I thought about running over to the front desk to break one of my tens. But not only was my omelette maker glancing at me because my omelette was nearly completed, but I also saw that the check-in desk had a huge crowd of people standing around it. I looked quickly for our waiter for help, but he was MIA. Nope, I was on my own.

Oh, I know, dear readers, you’ve got all kinds of alternatives for me in your little heads right now, don’t you? You’d have gone up to the omelette maker and explained that you had no money at the moment, but you’d get back to him as soon as breakfast was over. You’d have done that, wouldn’t you? Or perhaps you’d have motioned to him the universal sign for “I’ll be back in a second!“with big wide eyes and both hands mimicking an airport tarmac attendant, and then you’d have made a bee line to that front desk anyway, right?

Yeah, I didn’t do either of those things. Or any of the other six clever ideas you’re about suggest in your comments below either.

Your humble blogger instead marched right back to that omelette station, took my overflowing omelette with the huge side of hashed browns from the chef, and placed a cool $10 bill in the man’s tray. For G-d sakes, my friends, we need to remember those who work so hard in service professions. I held my head high as I walked back to our table. I was a better man than most of the people in that restaurant right then.

Source: ClipartPanda

The omelette was delicious, of course. It better have.

Tonight we’re headed out to a holiday concert put on by the local symphony orchestra. I bought our tickets online and the parking is free. I have six dollars in my wallet. What could go wrong?

Until next time…


21 thoughts on “Chump Change

    1. The housekeeper tip is the FIRST thing I do when I enter my room because if I don’t I’ll never remember. It’s a little weird coming back from dinner and seeing a few dollars on the bathroom counter. Sometimes I forget and even think it might be from her!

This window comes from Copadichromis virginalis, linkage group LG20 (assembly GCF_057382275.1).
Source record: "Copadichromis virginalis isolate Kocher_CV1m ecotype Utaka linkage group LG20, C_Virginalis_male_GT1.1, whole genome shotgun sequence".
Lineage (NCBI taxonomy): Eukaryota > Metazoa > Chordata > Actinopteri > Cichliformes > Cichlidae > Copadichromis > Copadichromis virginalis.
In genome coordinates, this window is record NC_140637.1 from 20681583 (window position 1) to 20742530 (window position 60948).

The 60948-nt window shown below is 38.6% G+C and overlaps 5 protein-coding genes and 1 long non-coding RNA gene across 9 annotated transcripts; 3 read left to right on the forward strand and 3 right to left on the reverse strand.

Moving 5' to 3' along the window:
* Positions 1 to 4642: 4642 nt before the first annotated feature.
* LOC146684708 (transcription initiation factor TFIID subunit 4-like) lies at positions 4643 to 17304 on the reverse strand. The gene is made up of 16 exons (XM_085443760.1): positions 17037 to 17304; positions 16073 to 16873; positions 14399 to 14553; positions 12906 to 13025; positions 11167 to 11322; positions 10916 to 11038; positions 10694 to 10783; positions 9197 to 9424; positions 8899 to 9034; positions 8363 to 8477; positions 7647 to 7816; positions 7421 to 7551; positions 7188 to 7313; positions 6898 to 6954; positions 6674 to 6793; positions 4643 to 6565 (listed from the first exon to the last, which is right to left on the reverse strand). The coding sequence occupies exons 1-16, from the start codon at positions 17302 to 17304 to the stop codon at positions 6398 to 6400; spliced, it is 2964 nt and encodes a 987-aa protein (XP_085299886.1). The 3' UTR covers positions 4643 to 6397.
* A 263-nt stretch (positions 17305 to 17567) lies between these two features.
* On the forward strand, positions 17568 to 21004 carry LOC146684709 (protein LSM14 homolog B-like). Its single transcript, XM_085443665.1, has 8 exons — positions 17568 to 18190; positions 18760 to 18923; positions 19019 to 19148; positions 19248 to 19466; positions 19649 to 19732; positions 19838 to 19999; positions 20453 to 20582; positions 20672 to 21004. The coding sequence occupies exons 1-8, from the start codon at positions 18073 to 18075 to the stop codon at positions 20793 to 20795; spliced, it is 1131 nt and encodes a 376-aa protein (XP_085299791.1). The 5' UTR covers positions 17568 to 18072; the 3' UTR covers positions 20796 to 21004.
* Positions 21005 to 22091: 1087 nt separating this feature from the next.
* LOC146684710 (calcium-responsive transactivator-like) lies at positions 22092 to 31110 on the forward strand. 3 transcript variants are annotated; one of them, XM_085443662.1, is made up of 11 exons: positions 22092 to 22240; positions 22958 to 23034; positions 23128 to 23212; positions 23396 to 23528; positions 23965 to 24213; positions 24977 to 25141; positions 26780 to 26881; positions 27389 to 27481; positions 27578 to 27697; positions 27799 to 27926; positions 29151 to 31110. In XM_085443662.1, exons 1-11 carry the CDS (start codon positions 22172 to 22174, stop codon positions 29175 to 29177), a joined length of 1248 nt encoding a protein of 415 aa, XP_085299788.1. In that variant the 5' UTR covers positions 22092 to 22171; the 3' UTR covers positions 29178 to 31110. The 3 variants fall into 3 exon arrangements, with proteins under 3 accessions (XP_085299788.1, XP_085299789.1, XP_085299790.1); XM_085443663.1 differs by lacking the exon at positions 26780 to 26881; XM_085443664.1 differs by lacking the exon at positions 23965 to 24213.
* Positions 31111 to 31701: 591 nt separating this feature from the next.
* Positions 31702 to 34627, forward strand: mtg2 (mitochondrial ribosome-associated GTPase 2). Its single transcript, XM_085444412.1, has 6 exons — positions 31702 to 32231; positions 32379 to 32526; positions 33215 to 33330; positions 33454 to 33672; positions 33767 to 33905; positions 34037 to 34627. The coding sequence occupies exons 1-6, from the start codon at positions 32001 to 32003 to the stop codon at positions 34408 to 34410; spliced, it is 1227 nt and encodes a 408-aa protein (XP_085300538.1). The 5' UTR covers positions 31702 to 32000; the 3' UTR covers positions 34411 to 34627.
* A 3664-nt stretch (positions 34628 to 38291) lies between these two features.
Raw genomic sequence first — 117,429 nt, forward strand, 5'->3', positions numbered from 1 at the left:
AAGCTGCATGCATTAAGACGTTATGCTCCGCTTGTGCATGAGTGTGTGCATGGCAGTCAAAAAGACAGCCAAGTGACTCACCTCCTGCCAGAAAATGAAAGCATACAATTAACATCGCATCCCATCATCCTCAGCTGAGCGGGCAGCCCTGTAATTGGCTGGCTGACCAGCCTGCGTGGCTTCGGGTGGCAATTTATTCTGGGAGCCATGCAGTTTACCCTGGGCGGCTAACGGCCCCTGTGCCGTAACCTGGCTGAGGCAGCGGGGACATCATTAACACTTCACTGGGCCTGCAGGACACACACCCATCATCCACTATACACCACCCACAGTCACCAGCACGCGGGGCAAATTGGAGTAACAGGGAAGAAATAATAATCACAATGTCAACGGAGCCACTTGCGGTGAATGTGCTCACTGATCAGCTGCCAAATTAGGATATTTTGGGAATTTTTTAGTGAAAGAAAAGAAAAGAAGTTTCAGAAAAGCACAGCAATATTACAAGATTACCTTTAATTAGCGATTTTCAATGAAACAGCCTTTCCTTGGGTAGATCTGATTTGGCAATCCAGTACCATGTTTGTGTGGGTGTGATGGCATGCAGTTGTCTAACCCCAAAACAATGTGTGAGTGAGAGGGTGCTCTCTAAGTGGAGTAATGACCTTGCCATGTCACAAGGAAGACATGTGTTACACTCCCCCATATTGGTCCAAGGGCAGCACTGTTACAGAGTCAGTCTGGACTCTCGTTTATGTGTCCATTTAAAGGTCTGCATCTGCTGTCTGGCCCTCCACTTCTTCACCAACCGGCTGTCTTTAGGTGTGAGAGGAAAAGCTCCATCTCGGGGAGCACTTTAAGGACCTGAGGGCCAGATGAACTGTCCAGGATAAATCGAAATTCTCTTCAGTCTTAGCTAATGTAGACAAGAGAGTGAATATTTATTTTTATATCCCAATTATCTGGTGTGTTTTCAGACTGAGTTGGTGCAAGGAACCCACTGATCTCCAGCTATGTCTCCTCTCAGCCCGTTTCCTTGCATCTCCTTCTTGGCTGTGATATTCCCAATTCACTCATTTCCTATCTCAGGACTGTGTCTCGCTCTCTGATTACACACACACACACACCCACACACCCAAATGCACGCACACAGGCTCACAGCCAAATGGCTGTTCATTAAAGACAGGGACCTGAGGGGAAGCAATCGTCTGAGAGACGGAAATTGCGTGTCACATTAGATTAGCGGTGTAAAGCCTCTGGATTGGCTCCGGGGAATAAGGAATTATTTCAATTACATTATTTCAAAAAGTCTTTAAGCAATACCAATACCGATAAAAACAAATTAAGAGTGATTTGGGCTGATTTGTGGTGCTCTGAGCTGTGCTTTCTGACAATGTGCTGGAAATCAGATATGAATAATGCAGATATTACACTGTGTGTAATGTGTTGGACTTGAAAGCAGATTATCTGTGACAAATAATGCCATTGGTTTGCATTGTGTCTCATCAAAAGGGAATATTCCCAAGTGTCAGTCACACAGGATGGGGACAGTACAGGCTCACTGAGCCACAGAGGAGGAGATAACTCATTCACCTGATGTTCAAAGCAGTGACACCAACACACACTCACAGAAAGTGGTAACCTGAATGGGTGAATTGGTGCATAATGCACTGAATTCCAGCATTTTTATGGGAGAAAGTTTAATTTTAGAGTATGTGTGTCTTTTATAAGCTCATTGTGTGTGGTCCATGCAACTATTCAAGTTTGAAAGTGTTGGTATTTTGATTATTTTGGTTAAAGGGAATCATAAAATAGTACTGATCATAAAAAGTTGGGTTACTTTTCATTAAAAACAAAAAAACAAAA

Liked by 1 person

  1. I should have been there! You could have borrowed money from me.
    It is a habit left over from my Beijing days….when credit cards were usually refused, debit cards unheard of…and ATMs too few and far between.
    I do love your solution, though. (And you didn’t even take change from what was left by the men in front of you)!
    Happy Birthday, Marty. I hope that you are enjoying your German Chocolate cake!

    Liked by 1 person

  2. Great story, which we can all relate to! At home, I never carry cash either, but I discovered while traveling in Mexico that the local economy runs primarily on cash. As such, I always had to carry bills of every denomination. With every purchase, I had to decide whether to use exact change or break a big bank note. On the plus side, no credit card bill.

    Liked by 1 person

  3. I’m going to start carrying cash after reading this piece. I can’t tell you how many times I want to give someone a $1 or 2 and have to do the universal signal for “I’m empty-handed.” 10 singles seems like the way to go.

    Liked by 1 person

  4. Marty, so many times you crack me up first thing in the morning! I can just see that OH MY GOD look on your wife’s face, as I often have the exact same feeling about hubs! What is it with you guys, anyway?! I have christened my guy “the Pterodactyl hunter” – because his foraging skills at a breakfast buffet are absolutely survivalist!

    You are a true gentleman to remember to tip housekeeping – so many people don’t these days. I read somewhere to leave a tip for housekeeping on the pillow! Then they know it is definitely for them! ~ Lynn

    Liked by 1 person